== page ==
- 1/3 cup (80 ml) vegetable oil
- 1 teaspoon pure vanilla extract
- 1 1/4 cups (170 grams) finely grated raw carrots
- 1/4 cup (55 grams) crushed pineapple (juices drained)
- 3 large (85 grams) egg whites
- 3 ounces (85 grams) granulated sugar
- pinch of salt
- 12 tablespoons (170 grams) unsalted butter, at room temperature and cut into chunks
- 6 ounces (170 grams) cream cheese, at room temperature
- 1/3 cup (80 ml) full fat coconut milk (the canned kind)
- Roasted coconut chips or coconut flakes for topping.
- Preheat the oven to 350 degrees fahrenheit.
- Grease two 6-inch round cake pans and line them with parchment paper.
- In a medium bowl, whisk together both flours, baking soda, baking powder, salt, and cinnamon.
- With an electric mixer, beat the eggs for about 1 minute until they get frothy.
- Add the sugar and continue beating until the mixture becomes thickened and pale (about 3-4 minutes).
- With the mixer on low, add the oil in a steady stream and beat until combined.
- Beat in the vanilla extract.
- Add the flour mixture and beat on low until just combined.
- Fold in the grated carrots and pineapple.
- Divide the batter evenly between the two baking pans and bake for 20-25 minutes, or until a toothpick inserted into the center comes out clean.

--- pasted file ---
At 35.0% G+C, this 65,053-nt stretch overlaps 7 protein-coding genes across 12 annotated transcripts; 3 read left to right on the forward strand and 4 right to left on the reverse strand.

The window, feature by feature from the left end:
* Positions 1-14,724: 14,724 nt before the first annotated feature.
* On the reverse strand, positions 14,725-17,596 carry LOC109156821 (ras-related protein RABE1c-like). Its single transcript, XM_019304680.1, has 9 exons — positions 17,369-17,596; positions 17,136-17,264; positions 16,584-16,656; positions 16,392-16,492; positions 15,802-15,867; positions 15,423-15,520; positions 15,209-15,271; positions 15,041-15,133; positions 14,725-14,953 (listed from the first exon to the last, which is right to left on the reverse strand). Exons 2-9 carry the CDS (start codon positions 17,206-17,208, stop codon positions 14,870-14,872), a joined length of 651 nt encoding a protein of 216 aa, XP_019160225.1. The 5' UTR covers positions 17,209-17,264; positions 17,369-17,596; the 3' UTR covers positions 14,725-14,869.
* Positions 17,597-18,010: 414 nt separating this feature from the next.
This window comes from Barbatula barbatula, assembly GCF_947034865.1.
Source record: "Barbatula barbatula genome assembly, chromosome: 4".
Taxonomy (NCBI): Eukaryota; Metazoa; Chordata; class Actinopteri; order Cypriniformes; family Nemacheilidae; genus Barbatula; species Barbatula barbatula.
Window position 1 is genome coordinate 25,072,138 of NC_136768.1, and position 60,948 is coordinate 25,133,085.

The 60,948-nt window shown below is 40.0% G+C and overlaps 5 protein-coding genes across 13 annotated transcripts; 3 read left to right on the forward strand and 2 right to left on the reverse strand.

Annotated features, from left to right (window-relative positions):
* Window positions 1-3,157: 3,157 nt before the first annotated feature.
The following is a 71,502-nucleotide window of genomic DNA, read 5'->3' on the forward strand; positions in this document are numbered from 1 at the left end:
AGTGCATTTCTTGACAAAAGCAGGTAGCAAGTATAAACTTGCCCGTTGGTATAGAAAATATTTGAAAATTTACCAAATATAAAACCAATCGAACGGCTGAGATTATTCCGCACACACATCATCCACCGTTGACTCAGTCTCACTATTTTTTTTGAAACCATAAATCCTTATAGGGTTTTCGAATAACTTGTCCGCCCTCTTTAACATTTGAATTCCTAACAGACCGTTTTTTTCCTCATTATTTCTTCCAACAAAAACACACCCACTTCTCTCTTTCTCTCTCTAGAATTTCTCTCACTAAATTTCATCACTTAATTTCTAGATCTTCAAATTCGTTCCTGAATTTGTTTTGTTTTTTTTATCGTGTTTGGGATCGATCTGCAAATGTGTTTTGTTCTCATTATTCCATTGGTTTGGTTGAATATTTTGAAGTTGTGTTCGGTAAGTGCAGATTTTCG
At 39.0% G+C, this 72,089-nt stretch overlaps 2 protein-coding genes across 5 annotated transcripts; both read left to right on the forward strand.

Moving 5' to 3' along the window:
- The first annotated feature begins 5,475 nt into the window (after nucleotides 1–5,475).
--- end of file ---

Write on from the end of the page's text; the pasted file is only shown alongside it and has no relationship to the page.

- Cool the pans on wire racks for about 15 minutes.
- Run a knife around the edge of the pans and turn the cakes out onto the wire racks.
- Cool completely before frosting.
- In a heatproof bowl (I used the bowl of my stand mixer), combine the egg whites, sugar, and salt.
- Place the bowl over a pot of simmering water and whisk often. The water should not touch the bowl, since it's the steam that will be heating the egg whites. If they heat up too fast, you'll end up with scrambled eggs.
- Using a candy thermometer, heat the mixture to 160 degrees fahrenheit while continuing to whisk the mixture. 160 degrees is for food safety issues. If I use pasteurized egg whites (which I do often), i generally stop heating around 145-150 degrees until the sugar has dissolved.
- Remove the egg white from the heat and use a whisk attachment to beat the egg whites on medium high until stiff peaks form and the meringue has doubled in volume (about 8-10 minutes). At this point, the meringue should look stiff and glossy, and the bowl should be neutral (not warm) to the touch.
- Turn the mixer down to low and mix in the cubes of softened butter one at a time until they become incorporated into the mixture.
- It may look curdled at first, but continue mixing until the frosting has become smooth.
- Add the softened cream cheese, one spoonful at a time, until it has become thoroughly incorporated
- Add the vanilla extract and beat to combine.
- With the mixer on low, and the coconut milk in a few tablespoons at a time until it is thoroughly combined.
- Place one layer of the cake on a 6-inch cake board (or directly on a plate/stand).
- Spread half of the frosting on top. I used a round piping to evenly apply the frosting.
- Place the second layer on top and spread the remaining frosting on top of the cake.
- Top with coconut chips or flakes.
Cake recipe adapted from Joy of Baking
Frosting recipe adapted from Flour: Spectacular Recipes from Boston’s Flour Bakery + Cafe